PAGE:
Johannesburg is the world’s biggest man-made forest. Not quite right.
South Africa receives the largest number of asylum-seekers in the world. No longer true. South African whites are being killed like flies. Exaggerated. Nobody in the Western Cape has to use bucket toilets. Wishful thinking. President Zuma promises 98 new schools by a given deadline. Not done. Four hundred thousand South African whites live in squatter camps. Hey?
These are all claims made in this country in the last few months, which have been challenged by our Africa Check website – and knocked down, to the embarrassment of people like Helen Zille, Jacob Zuma, Steve Hofmeyr and Aaron Motsoeledi, and organisations like the BBC.
I love it. I imagine a situation where every public figure and journalist feels nervous about what they say or write because Africa Check might just catch them out.
This exciting project began when I received a note out of the blue two years ago from an editor at the AFP, the French news agency. The AFP Foundation, wrote Peter Cunliffe-Jones, wanted to start a network of fact-checking websites in Africa. The idea was to “combine journalistic expertise and crowd-sourced information to hold public figure to account for public statements they make”.
In America, fact-checking websites have been running for some years, and become part of everyday political contestation. For President Barak Obama’s last State of the Union speech, the New York Times had a team of 22 doing live, real-time fact-checking. Similiar operations have popped up in other places, like India.
I wrote back quickly to say the idea was excellent and timely, and journalism schools were “good potential partners as they provide a neutral venue, infrastructure and students”. What better way to train young journalists than to make them scrutinise the details of public claims? How much more useful would public debate be if we encouraged a culture of accuracy? How much more accountable would politicians be if their claims and assertions were parsed?
Wrong facts don’t just distort and mislead. They can cost money, cause hurt and even take lives. Think of those who do not immunise their children against serious diseases because of false claims about the side-effects. Think how exaggerated numbers of refugees in South Africa feeds axenophobia. Think of how fear is spread by figures for crime or disease?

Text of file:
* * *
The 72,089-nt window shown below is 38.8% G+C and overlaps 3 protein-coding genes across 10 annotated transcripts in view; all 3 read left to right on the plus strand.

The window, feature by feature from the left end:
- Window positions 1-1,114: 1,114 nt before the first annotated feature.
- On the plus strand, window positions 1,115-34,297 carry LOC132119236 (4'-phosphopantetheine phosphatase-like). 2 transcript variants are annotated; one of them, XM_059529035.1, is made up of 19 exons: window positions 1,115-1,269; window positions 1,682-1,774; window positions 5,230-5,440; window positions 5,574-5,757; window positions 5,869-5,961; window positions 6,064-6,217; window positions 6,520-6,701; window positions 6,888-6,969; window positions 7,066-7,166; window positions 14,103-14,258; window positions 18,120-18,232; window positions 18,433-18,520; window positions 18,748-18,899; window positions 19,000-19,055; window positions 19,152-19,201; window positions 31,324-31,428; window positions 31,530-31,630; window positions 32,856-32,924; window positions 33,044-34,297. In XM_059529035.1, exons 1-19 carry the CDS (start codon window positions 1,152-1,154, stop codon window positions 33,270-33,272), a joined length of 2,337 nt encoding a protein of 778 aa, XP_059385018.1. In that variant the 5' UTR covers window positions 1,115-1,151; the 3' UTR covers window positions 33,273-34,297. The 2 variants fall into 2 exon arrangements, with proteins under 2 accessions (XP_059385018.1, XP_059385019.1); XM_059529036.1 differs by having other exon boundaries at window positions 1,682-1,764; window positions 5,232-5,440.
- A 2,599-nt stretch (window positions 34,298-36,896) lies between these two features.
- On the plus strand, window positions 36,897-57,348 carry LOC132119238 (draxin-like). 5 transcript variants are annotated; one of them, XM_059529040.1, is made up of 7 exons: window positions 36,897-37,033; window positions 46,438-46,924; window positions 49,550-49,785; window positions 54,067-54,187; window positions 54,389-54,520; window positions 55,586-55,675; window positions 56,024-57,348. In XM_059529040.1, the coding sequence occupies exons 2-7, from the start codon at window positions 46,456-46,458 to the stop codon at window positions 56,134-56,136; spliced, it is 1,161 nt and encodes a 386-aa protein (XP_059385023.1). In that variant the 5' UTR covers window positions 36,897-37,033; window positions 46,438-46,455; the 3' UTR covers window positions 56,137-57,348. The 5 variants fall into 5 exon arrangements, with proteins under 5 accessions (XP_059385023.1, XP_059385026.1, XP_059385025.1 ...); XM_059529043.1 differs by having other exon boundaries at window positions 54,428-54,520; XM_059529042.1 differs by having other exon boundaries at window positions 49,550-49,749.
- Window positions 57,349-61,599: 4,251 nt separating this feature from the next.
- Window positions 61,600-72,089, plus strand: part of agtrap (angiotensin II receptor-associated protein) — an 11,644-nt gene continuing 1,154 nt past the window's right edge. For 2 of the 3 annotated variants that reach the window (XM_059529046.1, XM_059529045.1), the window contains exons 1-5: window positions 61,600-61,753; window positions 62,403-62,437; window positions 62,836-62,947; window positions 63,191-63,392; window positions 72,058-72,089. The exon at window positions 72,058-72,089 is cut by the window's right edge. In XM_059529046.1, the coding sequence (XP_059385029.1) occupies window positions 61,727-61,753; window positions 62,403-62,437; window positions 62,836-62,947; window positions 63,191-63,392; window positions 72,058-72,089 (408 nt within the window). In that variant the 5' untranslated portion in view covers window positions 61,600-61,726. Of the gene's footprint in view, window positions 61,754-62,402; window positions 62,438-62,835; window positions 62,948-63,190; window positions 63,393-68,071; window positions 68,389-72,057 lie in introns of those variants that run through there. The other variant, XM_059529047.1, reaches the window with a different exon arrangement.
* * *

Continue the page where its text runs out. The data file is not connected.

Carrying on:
Generalisations and loose assumptions are the enemy of the informed discussion on which democracy and peace are built. Worryingly, we live in a world where opinion is overwhelming fact, journalists under the time pressures of live news often have to go on assertions rather than wait for verification, and loose claims can spread rapidly through social media, feeding prejudices and biases and provoking inappropriate responses. Corrections may or may not be forthcoming.
Africa Check has been running for some months now with a small (okay, very small, if we must be true to the culture of accuracy) team scouring the media for claims and assertions which need to be tested. Experienced investigative reporter Julian Rademeyer now edits it and we hope to be doing more work across the sub-continent.
The site invites the public to put forward things they want questioned, and tells them what stories are being worked on, in case they know something about it. It also provides tips on how to fact-check and a blog to discuss the contentious issues.
It has been fascinating to find out what facts are checkable. So often it depends on the nuance of how you define or which way you count. It has been hilarious to see what happens when someone just asks, “How do you know that?” And it has been an eye-opener to learn how difficult it can be to get official facts from official sources. Government collects so much valuable date, but is often unwilling or unable to make it available in a useful form.
Since we started, there are 20% fewer false claims made by public figures. And accuracy in public debate is up by 12,7%. I can safely say that because I know these facts are uncheckable. Right?
Oh, and Joburg can still claim to be the largest man-made URBAN forest, by the way.
*This first appeared in Business Day, 18 July 2013